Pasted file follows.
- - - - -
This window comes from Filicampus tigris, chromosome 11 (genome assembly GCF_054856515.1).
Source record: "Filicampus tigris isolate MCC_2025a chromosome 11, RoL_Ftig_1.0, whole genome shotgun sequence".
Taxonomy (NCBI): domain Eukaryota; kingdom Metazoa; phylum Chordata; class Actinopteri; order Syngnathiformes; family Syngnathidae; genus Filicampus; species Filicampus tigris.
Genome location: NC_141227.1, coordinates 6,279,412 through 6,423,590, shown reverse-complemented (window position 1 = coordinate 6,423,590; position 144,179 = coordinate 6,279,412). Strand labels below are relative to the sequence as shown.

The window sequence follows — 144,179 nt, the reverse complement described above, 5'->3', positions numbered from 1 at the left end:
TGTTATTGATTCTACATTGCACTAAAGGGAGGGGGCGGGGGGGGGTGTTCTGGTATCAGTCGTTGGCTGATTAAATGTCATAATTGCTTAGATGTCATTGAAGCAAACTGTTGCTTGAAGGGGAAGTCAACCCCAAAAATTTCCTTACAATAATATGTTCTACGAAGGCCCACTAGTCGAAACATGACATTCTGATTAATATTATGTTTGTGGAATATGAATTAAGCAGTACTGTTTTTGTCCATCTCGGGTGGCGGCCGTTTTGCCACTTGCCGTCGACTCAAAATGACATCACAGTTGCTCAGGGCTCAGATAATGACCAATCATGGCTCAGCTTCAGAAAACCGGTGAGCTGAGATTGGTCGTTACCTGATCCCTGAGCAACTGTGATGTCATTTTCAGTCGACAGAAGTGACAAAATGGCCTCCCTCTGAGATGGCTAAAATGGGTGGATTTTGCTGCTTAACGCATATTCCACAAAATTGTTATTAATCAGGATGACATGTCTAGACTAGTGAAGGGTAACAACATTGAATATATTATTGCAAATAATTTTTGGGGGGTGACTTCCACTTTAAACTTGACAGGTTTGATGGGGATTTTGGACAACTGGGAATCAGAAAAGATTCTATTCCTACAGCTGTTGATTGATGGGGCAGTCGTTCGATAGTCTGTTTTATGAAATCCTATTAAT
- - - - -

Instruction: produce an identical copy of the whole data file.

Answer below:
This window comes from Filicampus tigris, chromosome 11 (genome assembly GCF_054856515.1).
Source record: "Filicampus tigris isolate MCC_2025a chromosome 11, RoL_Ftig_1.0, whole genome shotgun sequence".
Taxonomy (NCBI): domain Eukaryota; kingdom Metazoa; phylum Chordata; class Actinopteri; order Syngnathiformes; family Syngnathidae; genus Filicampus; species Filicampus tigris.
Genome location: NC_141227.1, coordinates 6,279,412 through 6,423,590, shown reverse-complemented (window position 1 = coordinate 6,423,590; position 144,179 = coordinate 6,279,412). Strand labels below are relative to the sequence as shown.

The window sequence follows — 144,179 nt, the reverse complement described above, 5'->3', positions numbered from 1 at the left end:
TGTTATTGATTCTACATTGCACTAAAGGGAGGGGGCGGGGGGGGGTGTTCTGGTATCAGTCGTTGGCTGATTAAATGTCATAATTGCTTAGATGTCATTGAAGCAAACTGTTGCTTGAAGGGGAAGTCAACCCCAAAAATTTCCTTACAATAATATGTTCTACGAAGGCCCACTAGTCGAAACATGACATTCTGATTAATATTATGTTTGTGGAATATGAATTAAGCAGTACTGTTTTTGTCCATCTCGGGTGGCGGCCGTTTTGCCACTTGCCGTCGACTCAAAATGACATCACAGTTGCTCAGGGCTCAGATAATGACCAATCATGGCTCAGCTTCAGAAAACCGGTGAGCTGAGATTGGTCGTTACCTGATCCCTGAGCAACTGTGATGTCATTTTCAGTCGACAGAAGTGACAAAATGGCCTCCCTCTGAGATGGCTAAAATGGGTGGATTTTGCTGCTTAACGCATATTCCACAAAATTGTTATTAATCAGGATGACATGTCTAGACTAGTGAAGGGTAACAACATTGAATATATTATTGCAAATAATTTTTGGGGGGTGACTTCCACTTTAAACTTGACAGGTTTGATGGGGATTTTGGACAACTGGGAATCAGAAAAGATTCTATTCCTACAGCTGTTGATTGATGGGGCAGTCGTTCGATAGTCTGTTTTATGAAATCCTATTAAT